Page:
Pneumatic Hammer

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pneumatic hammer

[nu̇′mad·ik ′ham·ər]
(mechanical engineering)
A hammer in which compressed air is utilized for producing the impacting blow. Also known as air hammer; jack hammer.

Pneumatic Hammer


a hammer in which the working body is compressed air, which provides an elastic coupling between the compressor and working pistons. Air from a compressor is supplied to the working cylinder and, by means of the piston and a crank mechanism, imparts reciprocating motion to the dropping parts (a hollow drop weight, which is at once the piston and rod of the working cylinder). Pneumatic hammers have a separate electric drive.

In a single-action pneumatic hammer, the drop weight is raised as a result of the rarefaction created in the working cylinder when the piston of the compressor cylinder moves downward. In a double-action hammer the upper and lower cavities of the compressor’s cylinder are connected to the upper and lower cavities of the working cylinder, respectively. The drop weight falls when the compressor piston moves upward and is raised when the piston moves downward. Regardless of the height of the workpiece being forged, the number of blows struck by the drop weight is equal to the number of revolutions of the crankshaft.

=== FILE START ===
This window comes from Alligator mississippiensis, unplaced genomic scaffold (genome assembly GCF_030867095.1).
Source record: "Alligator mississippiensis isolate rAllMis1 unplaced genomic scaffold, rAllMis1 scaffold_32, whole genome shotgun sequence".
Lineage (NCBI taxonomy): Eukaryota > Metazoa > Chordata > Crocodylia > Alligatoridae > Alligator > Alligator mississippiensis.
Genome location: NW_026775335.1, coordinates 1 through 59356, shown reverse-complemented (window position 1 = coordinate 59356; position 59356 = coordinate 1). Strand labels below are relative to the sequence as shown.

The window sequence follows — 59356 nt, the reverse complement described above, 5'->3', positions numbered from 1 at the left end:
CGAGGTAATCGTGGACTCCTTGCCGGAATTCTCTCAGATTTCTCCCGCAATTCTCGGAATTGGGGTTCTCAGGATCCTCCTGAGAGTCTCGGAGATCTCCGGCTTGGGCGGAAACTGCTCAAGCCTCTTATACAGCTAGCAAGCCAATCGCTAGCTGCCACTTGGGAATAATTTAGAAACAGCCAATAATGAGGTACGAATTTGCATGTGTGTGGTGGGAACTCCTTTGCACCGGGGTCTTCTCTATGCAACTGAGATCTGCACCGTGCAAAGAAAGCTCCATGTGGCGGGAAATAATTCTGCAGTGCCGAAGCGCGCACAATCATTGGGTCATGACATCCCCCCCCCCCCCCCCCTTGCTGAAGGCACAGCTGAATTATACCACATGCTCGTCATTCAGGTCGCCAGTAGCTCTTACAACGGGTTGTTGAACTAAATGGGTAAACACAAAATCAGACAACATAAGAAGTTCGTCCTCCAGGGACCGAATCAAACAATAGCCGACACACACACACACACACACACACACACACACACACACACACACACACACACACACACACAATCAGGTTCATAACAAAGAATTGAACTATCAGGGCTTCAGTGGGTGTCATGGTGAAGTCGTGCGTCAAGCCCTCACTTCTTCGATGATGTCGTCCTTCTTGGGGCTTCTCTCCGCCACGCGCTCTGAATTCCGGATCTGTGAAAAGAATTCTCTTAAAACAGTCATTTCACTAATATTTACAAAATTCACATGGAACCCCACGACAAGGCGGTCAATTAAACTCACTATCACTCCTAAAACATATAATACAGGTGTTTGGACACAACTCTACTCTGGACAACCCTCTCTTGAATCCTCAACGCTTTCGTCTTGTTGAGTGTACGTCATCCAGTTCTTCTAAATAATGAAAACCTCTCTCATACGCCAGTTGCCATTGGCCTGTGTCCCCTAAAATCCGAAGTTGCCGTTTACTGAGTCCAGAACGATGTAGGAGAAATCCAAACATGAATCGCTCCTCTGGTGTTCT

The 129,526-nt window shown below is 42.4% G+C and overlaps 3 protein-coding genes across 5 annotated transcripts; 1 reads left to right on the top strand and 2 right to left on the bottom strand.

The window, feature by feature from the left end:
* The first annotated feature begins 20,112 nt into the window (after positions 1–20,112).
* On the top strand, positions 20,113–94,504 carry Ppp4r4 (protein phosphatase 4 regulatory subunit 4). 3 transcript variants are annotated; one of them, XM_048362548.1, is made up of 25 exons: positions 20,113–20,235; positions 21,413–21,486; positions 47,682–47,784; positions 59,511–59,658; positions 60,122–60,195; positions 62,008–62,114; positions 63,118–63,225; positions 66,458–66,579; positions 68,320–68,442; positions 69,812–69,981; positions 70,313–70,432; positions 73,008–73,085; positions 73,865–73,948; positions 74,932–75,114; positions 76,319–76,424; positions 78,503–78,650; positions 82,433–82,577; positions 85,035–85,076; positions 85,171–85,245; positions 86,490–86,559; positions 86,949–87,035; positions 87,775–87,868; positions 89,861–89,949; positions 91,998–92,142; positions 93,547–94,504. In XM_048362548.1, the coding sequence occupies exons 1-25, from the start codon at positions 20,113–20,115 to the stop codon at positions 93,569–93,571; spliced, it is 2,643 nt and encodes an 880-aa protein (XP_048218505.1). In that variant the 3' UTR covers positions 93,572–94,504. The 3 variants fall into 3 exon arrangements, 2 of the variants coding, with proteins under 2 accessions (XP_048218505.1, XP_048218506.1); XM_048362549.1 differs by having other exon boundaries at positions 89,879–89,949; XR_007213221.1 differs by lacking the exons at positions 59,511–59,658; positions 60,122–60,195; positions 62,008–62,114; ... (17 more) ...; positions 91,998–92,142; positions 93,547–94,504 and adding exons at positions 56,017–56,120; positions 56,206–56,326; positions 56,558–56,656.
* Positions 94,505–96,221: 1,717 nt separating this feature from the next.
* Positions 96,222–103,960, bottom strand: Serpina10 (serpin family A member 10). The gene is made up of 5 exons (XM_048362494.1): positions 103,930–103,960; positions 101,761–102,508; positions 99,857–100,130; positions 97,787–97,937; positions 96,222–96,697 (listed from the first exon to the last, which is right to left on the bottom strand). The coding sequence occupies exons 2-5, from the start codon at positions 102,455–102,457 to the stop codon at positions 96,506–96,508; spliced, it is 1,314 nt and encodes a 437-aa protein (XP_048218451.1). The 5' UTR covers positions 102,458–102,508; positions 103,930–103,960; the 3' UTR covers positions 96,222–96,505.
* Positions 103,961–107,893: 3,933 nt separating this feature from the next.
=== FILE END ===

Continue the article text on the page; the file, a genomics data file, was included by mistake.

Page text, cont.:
Pneumatic hammers are used mainly for smith forging on flat or indented dies. Soviet industry produces pneumatic hammers with dropping parts weighing 30–100 kg; the speed of the dropping parts at the moment of impact is 5 m/sec for small hammers (up to 200 strokes per min) and 7.5 m/sec for large hammers (up to 95 strokes per min).

air hammer, pneumatic hammer

A portable tool, driven percussively by air pressure, into which is set a chisel, hammer, or the like.
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